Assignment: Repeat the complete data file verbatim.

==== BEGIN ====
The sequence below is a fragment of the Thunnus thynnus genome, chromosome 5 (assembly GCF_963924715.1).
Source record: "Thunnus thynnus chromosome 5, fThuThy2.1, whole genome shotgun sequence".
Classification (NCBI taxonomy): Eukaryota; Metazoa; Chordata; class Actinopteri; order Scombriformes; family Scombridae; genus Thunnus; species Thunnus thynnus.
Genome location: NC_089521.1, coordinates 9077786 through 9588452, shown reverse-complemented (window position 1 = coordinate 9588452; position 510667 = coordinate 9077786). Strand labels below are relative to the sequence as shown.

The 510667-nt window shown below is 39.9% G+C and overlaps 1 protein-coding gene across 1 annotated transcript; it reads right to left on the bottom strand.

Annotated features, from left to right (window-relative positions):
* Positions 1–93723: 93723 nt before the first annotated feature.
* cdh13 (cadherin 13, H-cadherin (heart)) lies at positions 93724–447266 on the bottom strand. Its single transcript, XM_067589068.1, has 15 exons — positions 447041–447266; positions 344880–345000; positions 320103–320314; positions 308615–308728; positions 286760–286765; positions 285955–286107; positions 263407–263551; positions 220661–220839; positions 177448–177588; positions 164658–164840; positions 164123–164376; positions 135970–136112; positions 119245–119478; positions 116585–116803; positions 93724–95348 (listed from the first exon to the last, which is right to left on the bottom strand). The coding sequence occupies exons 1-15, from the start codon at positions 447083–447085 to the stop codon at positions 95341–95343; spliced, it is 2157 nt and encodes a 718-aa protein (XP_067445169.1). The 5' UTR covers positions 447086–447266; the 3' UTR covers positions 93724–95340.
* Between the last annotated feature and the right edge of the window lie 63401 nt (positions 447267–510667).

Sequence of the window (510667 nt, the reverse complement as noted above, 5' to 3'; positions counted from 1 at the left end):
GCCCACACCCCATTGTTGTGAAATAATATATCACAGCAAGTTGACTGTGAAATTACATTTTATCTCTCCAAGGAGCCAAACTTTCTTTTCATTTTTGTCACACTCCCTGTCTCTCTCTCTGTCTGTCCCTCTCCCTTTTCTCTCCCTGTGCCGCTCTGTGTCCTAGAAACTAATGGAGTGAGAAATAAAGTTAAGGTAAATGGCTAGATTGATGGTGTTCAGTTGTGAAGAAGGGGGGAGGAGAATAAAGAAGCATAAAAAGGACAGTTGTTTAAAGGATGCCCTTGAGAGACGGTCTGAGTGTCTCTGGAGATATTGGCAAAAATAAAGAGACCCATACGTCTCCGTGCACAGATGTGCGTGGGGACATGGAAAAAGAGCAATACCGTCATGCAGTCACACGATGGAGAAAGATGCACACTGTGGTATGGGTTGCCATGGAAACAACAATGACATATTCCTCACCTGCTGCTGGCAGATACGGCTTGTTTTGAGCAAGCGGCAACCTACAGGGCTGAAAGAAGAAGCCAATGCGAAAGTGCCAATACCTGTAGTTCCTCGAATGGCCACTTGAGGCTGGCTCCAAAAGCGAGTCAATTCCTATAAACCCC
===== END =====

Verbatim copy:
The sequence below is a fragment of the Thunnus thynnus genome, chromosome 5 (assembly GCF_963924715.1).
Source record: "Thunnus thynnus chromosome 5, fThuThy2.1, whole genome shotgun sequence".
Classification (NCBI taxonomy): Eukaryota; Metazoa; Chordata; class Actinopteri; order Scombriformes; family Scombridae; genus Thunnus; species Thunnus thynnus.
Genome location: NC_089521.1, coordinates 9077786 through 9588452, shown reverse-complemented (window position 1 = coordinate 9588452; position 510667 = coordinate 9077786). Strand labels below are relative to the sequence as shown.

The 510667-nt window shown below is 39.9% G+C and overlaps 1 protein-coding gene across 1 annotated transcript; it reads right to left on the bottom strand.

Annotated features, from left to right (window-relative positions):
* Positions 1–93723: 93723 nt before the first annotated feature.
* cdh13 (cadherin 13, H-cadherin (heart)) lies at positions 93724–447266 on the bottom strand. Its single transcript, XM_067589068.1, has 15 exons — positions 447041–447266; positions 344880–345000; positions 320103–320314; positions 308615–308728; positions 286760–286765; positions 285955–286107; positions 263407–263551; positions 220661–220839; positions 177448–177588; positions 164658–164840; positions 164123–164376; positions 135970–136112; positions 119245–119478; positions 116585–116803; positions 93724–95348 (listed from the first exon to the last, which is right to left on the bottom strand). The coding sequence occupies exons 1-15, from the start codon at positions 447083–447085 to the stop codon at positions 95341–95343; spliced, it is 2157 nt and encodes a 718-aa protein (XP_067445169.1). The 5' UTR covers positions 447086–447266; the 3' UTR covers positions 93724–95340.
* Between the last annotated feature and the right edge of the window lie 63401 nt (positions 447267–510667).

Sequence of the window (510667 nt, the reverse complement as noted above, 5' to 3'; positions counted from 1 at the left end):
GCCCACACCCCATTGTTGTGAAATAATATATCACAGCAAGTTGACTGTGAAATTACATTTTATCTCTCCAAGGAGCCAAACTTTCTTTTCATTTTTGTCACACTCCCTGTCTCTCTCTCTGTCTGTCCCTCTCCCTTTTCTCTCCCTGTGCCGCTCTGTGTCCTAGAAACTAATGGAGTGAGAAATAAAGTTAAGGTAAATGGCTAGATTGATGGTGTTCAGTTGTGAAGAAGGGGGGAGGAGAATAAAGAAGCATAAAAAGGACAGTTGTTTAAAGGATGCCCTTGAGAGACGGTCTGAGTGTCTCTGGAGATATTGGCAAAAATAAAGAGACCCATACGTCTCCGTGCACAGATGTGCGTGGGGACATGGAAAAAGAGCAATACCGTCATGCAGTCACACGATGGAGAAAGATGCACACTGTGGTATGGGTTGCCATGGAAACAACAATGACATATTCCTCACCTGCTGCTGGCAGATACGGCTTGTTTTGAGCAAGCGGCAACCTACAGGGCTGAAAGAAGAAGCCAATGCGAAAGTGCCAATACCTGTAGTTCCTCGAATGGCCACTTGAGGCTGGCTCCAAAAGCGAGTCAATTCCTATAAACCCC